recessive

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recessive

 [re-ses´iv]
1. tending to recede.
2. in genetics, incapable of expression unless the responsible allele is carried by both members of a set of homologous chromosomes. See also recessive gene.
3. an allele or trait that has this characteristic.

re·ces·sive

(rē-ses'iv),
1. Drawing away; receding.
2. In genetics, denoting a trait due to a particular allele or alleles at a single locus that does not manifest itself unless mutant alleles are present on both homologous chromosomes of a pair.

recessive

(rĭ-sĕs′ĭv)
adj.
1. Tending to go backward or recede.
2.
a. Genetics Of, relating to, or designating an allele that does not produce a characteristic effect when present with a dominant allele.
b. Of or relating to a trait that is expressed only when the determining allele is present in the homozygous condition.
n. Genetics
1. A recessive allele or trait.
2. An organism having a recessive trait.

re·ces′sive·ly adv.

recessive

Genetics A genetic trait that is not phenotypically expressed in a heterozygous or partially heterozygous cell, but rather only in a homozygous or hemizygous state. See Phenotype, Trait. Cf Dominant.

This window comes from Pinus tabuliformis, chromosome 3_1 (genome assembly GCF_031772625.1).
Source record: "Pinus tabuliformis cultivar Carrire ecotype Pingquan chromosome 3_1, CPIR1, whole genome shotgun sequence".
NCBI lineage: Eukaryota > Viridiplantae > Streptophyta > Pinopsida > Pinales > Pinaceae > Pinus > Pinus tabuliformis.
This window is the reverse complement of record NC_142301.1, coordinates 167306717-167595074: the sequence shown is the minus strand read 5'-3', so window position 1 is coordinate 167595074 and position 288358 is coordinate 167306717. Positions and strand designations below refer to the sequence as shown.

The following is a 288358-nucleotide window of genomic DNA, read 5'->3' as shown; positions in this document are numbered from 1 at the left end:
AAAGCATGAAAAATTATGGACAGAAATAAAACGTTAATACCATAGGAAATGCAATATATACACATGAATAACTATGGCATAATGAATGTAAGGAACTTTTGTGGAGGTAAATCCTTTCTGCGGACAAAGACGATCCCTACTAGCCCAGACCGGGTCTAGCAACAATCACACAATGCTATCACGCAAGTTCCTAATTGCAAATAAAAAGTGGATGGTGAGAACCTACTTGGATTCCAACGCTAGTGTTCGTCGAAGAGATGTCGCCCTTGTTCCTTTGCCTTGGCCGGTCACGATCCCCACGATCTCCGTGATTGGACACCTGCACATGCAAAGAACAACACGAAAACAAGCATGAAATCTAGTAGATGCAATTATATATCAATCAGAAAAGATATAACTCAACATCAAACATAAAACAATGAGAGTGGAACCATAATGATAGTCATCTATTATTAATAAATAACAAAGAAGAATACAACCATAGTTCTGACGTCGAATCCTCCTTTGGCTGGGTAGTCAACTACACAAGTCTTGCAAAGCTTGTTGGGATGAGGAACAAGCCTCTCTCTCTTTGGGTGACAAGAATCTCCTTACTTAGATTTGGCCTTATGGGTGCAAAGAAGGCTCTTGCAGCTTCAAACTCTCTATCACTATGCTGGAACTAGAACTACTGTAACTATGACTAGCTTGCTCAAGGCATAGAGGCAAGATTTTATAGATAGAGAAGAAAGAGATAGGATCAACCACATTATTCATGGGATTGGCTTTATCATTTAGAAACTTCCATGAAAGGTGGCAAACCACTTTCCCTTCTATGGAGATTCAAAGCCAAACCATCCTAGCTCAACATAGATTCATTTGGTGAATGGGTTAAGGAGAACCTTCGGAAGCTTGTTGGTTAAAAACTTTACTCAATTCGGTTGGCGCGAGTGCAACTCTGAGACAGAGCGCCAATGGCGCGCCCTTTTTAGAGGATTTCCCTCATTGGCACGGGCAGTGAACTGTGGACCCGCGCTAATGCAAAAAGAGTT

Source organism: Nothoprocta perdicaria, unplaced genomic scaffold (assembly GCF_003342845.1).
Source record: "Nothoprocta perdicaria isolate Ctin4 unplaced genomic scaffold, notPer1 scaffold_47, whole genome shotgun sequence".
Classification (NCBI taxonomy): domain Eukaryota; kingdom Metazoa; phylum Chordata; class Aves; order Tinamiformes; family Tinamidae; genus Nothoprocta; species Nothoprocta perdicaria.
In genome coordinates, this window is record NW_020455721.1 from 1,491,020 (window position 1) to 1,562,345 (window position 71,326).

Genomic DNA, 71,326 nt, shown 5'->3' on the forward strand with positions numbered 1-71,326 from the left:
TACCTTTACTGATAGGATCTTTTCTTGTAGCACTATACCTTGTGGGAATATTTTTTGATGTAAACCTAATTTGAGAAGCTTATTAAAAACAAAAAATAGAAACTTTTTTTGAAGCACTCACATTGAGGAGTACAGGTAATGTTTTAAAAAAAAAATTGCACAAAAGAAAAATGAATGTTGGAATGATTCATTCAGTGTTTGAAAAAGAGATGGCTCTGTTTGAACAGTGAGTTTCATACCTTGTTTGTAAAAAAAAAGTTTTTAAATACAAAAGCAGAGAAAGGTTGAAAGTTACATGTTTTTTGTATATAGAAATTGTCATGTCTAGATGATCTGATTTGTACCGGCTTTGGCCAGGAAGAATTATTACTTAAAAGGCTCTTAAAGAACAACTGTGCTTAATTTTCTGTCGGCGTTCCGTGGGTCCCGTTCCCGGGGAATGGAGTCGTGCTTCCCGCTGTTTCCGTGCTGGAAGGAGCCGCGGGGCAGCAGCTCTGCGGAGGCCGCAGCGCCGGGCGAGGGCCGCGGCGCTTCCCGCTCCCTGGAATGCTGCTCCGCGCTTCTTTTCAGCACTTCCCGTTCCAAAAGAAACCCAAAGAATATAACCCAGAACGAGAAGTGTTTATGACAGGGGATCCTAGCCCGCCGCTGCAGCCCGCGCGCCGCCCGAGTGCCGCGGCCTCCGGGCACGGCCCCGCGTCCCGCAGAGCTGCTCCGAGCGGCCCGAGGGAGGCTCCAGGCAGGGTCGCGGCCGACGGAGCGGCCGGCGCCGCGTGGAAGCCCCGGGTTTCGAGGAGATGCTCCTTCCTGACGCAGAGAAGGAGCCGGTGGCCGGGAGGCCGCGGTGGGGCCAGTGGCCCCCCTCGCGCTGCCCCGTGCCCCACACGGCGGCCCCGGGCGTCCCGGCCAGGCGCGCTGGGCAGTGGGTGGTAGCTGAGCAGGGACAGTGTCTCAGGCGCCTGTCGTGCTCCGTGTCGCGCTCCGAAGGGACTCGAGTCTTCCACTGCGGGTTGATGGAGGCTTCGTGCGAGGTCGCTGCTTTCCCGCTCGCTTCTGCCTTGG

re·ces·sive

(rĕ-ses'iv)
1. Drawing away; receding.
2. genetics Denoting a trait due to a particular allele that does not manifest itself in the presence of other alleles that generate traits dominant to it.

recessive

Pertaining to an alternative form of a gene (ALLELE) that produces an effect only when carried by both members of the pair of homologous chromosomes (only when HOMOZYGOUS). People with heterozygous alleles for a condition are called carriers. A recessive gene has no effect in the presence of a DOMINANT allele either because of its inactivity or because of the absence of a product.

Recessive

Refers to an inherited characteristic or trait that is expressed only when two copies of the gene responsible for it are present.

re·ces·sive

(rĕ-ses'iv)
Drawing away; receding.
References in periodicals archive ?
It seems reasonable to expect that much of the genetic variation for major components of fitness and for morphological traits closely associated with body size will be caused by the segregation of rare partially recessive alleles that may be unconditionally deleterious.
(1986) and Lopez-Fanjul and Villaverde (1989) might be due to chance increases in the frequencies of rare partially recessive alleles.
Dominant beneficial alleles show the strongest associations between the locus and the background when the beneficial is common, while recessive beneficials show the strongest associations when the beneficial is rare [ILLUSTRATION FOR FIGURE 2 OMITTED].
This results in a lower mutational load in a gametes than in A gametes, an effect that is intensified when either allele is a rare recessive. In this case, the recessive homozygote class is highly purged compared to the other homozygotes, and there are also large selective differences between the two homozygotes relative to the heterozygote at the special locus.